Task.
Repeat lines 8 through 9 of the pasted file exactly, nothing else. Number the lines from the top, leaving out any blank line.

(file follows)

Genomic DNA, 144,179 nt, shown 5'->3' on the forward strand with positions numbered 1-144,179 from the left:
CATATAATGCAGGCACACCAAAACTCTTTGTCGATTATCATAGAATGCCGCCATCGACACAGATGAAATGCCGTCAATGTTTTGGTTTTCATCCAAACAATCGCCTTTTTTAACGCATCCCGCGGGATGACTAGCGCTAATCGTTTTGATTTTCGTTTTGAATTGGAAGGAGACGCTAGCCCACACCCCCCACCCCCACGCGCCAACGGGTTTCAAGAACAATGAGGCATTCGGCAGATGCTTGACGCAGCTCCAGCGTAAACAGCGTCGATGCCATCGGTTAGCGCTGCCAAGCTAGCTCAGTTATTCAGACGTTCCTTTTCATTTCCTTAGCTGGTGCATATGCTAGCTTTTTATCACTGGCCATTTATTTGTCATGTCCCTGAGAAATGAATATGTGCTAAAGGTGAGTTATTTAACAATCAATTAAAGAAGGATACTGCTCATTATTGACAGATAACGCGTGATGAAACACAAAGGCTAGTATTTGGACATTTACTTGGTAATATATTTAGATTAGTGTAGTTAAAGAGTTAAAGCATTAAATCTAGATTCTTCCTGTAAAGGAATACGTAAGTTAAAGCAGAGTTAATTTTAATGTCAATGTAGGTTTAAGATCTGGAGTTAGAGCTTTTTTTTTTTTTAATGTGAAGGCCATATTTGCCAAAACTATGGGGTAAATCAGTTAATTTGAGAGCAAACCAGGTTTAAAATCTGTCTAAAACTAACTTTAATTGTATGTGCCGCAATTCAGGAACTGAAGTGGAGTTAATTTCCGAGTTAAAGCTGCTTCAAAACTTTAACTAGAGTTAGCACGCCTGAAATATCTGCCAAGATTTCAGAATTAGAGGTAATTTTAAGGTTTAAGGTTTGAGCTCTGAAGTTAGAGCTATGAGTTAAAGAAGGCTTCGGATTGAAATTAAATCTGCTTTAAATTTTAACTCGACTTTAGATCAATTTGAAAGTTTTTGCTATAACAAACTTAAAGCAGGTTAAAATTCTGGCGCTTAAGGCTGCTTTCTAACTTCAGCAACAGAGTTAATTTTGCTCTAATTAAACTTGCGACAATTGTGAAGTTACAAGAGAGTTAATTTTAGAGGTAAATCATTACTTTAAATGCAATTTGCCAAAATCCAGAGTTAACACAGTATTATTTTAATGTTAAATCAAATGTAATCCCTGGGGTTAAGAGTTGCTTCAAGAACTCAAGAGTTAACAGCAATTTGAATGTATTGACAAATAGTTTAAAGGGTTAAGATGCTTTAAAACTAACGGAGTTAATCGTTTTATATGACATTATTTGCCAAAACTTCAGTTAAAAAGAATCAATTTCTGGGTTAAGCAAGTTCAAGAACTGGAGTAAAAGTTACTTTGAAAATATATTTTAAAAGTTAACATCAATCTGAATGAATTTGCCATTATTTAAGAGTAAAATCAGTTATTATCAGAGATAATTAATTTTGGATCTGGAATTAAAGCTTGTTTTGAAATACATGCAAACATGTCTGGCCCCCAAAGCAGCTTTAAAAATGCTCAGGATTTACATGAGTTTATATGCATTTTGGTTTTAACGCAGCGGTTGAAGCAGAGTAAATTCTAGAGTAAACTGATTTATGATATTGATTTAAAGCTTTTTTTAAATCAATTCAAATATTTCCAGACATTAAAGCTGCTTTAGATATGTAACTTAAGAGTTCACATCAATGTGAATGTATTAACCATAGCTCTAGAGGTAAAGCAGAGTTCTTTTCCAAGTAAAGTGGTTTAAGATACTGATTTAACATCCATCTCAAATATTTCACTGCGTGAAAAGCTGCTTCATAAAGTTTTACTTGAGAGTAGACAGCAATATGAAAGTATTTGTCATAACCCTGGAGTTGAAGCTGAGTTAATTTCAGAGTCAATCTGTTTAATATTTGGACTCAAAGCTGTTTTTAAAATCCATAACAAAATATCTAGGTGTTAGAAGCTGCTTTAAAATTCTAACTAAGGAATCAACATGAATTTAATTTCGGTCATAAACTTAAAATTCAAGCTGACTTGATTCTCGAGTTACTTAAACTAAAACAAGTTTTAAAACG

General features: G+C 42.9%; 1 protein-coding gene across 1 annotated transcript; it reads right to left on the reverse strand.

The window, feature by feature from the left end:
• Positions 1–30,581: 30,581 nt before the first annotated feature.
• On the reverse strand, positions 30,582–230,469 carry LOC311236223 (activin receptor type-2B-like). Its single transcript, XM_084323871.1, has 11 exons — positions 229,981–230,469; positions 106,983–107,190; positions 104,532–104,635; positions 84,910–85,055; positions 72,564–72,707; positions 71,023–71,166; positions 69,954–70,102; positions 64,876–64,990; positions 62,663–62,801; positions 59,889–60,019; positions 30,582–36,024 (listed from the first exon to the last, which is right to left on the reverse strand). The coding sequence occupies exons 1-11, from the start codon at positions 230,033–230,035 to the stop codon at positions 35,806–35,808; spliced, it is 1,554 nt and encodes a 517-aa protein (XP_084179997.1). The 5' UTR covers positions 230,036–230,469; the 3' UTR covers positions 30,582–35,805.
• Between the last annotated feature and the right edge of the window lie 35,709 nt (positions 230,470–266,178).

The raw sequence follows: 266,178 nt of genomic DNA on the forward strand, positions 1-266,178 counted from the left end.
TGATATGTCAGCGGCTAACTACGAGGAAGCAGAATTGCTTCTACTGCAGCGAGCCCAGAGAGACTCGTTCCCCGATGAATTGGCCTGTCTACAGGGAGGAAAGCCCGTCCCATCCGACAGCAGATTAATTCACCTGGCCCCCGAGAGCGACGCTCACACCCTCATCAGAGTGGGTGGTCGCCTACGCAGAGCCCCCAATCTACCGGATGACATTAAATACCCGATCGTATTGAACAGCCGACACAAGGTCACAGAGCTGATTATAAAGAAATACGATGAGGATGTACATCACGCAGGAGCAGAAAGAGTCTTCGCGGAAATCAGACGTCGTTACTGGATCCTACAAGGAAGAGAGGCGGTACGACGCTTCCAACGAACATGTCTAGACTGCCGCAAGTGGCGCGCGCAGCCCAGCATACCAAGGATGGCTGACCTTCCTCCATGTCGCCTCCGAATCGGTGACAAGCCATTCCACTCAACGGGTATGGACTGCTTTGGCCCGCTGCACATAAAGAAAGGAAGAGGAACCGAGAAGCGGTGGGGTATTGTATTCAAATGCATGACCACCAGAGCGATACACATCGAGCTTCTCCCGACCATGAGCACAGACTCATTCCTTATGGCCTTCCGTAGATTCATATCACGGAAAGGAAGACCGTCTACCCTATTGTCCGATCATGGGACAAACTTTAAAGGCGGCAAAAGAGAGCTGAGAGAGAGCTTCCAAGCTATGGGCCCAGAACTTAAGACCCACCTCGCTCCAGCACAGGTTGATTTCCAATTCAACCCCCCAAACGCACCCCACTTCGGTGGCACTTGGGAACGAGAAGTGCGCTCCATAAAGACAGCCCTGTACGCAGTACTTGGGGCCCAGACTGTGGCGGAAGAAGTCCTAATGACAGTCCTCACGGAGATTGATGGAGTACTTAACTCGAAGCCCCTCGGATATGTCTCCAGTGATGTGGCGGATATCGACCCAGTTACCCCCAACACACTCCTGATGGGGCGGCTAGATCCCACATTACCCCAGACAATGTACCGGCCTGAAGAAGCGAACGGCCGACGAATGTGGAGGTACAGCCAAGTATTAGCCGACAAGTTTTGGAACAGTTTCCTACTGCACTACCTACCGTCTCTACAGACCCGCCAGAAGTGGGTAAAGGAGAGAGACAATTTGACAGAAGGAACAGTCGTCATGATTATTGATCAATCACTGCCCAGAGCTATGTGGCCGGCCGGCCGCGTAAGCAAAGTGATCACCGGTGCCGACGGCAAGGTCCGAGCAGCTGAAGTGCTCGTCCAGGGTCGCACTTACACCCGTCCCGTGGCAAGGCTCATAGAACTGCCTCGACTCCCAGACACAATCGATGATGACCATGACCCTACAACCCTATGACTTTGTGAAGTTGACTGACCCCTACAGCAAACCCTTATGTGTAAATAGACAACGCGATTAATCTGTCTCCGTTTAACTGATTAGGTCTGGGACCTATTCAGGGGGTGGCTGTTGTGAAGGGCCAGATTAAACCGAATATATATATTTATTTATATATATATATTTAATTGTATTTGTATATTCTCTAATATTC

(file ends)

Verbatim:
The raw sequence follows: 266,178 nt of genomic DNA on the forward strand, positions 1-266,178 counted from the left end.
TGATATGTCAGCGGCTAACTACGAGGAAGCAGAATTGCTTCTACTGCAGCGAGCCCAGAGAGACTCGTTCCCCGATGAATTGGCCTGTCTACAGGGAGGAAAGCCCGTCCCATCCGACAGCAGATTAATTCACCTGGCCCCCGAGAGCGACGCTCACACCCTCATCAGAGTGGGTGGTCGCCTACGCAGAGCCCCCAATCTACCGGATGACATTAAATACCCGATCGTATTGAACAGCCGACACAAGGTCACAGAGCTGATTATAAAGAAATACGATGAGGATGTACATCACGCAGGAGCAGAAAGAGTCTTCGCGGAAATCAGACGTCGTTACTGGATCCTACAAGGAAGAGAGGCGGTACGACGCTTCCAACGAACATGTCTAGACTGCCGCAAGTGGCGCGCGCAGCCCAGCATACCAAGGATGGCTGACCTTCCTCCATGTCGCCTCCGAATCGGTGACAAGCCATTCCACTCAACGGGTATGGACTGCTTTGGCCCGCTGCACATAAAGAAAGGAAGAGGAACCGAGAAGCGGTGGGGTATTGTATTCAAATGCATGACCACCAGAGCGATACACATCGAGCTTCTCCCGACCATGAGCACAGACTCATTCCTTATGGCCTTCCGTAGATTCATATCACGGAAAGGAAGACCGTCTACCCTATTGTCCGATCATGGGACAAACTTTAAAGGCGGCAAAAGAGAGCTGAGAGAGAGCTTCCAAGCTATGGGCCCAGAACTTAAGACCCACCTCGCTCCAGCACAGGTTGATTTCCAATTCAACCCCCCAAACGCACCCCACTTCGGTGGCACTTGGGAACGAGAAGTGCGCTCCATAAAGACAGCCCTGTACGCAGTACTTGGGGCCCAGACTGTGGCGGAAGAAGTCCTAATGACAGTCCTCACGGAGATTGATGGAGTACTTAACTCGAAGCCCCTCGGATATGTCTCCAGTGATGTGGCGGATATCGACCCAGTTACCCCCAACACACTCCTGATGGGGCGGCTAGATCCCACATTACCCCAGACAATGTACCGGCCTGAAGAAGCGAACGGCCGACGAATGTGGAGGTACAGCCAAGTATTAGCCGACAAGTTTTGGAACAGTTTCCTACTGCACTACCTACCGTCTCTACAGACCCGCCAGAAGTGGGTAAAGGAGAGAGACAATTTGACAGAAGGAACAGTCGTCATGATTATTGATCAATCACTGCCCAGAGCTATGTGGCCGGCCGGCCGCGTAAGCAAAGTGATCACCGGTGCCGACGGCAAGGTCCGAGCAGCTGAAGTGCTCGTCCAGGGTCGCACTTACACCCGTCCCGTGGCAAGGCTCATAGAACTGCCTCGACTCCCAGACACAATCGATGATGACCATGACCCTACAACCCTATGACTTTGTGAAGTTGACTGACCCCTACAGCAAACCCTTATGTGTAAATAGACAACGCGATTAATCTGTCTCCGTTTAACTGATTAGGTCTGGGACCTATTCAGGGGGTGGCTGTTGTGAAGGGCCAGATTAAACCGAATATATATATTTATTTATATATATATATTTAATTGTATTTGTATATTCTCTAATATTC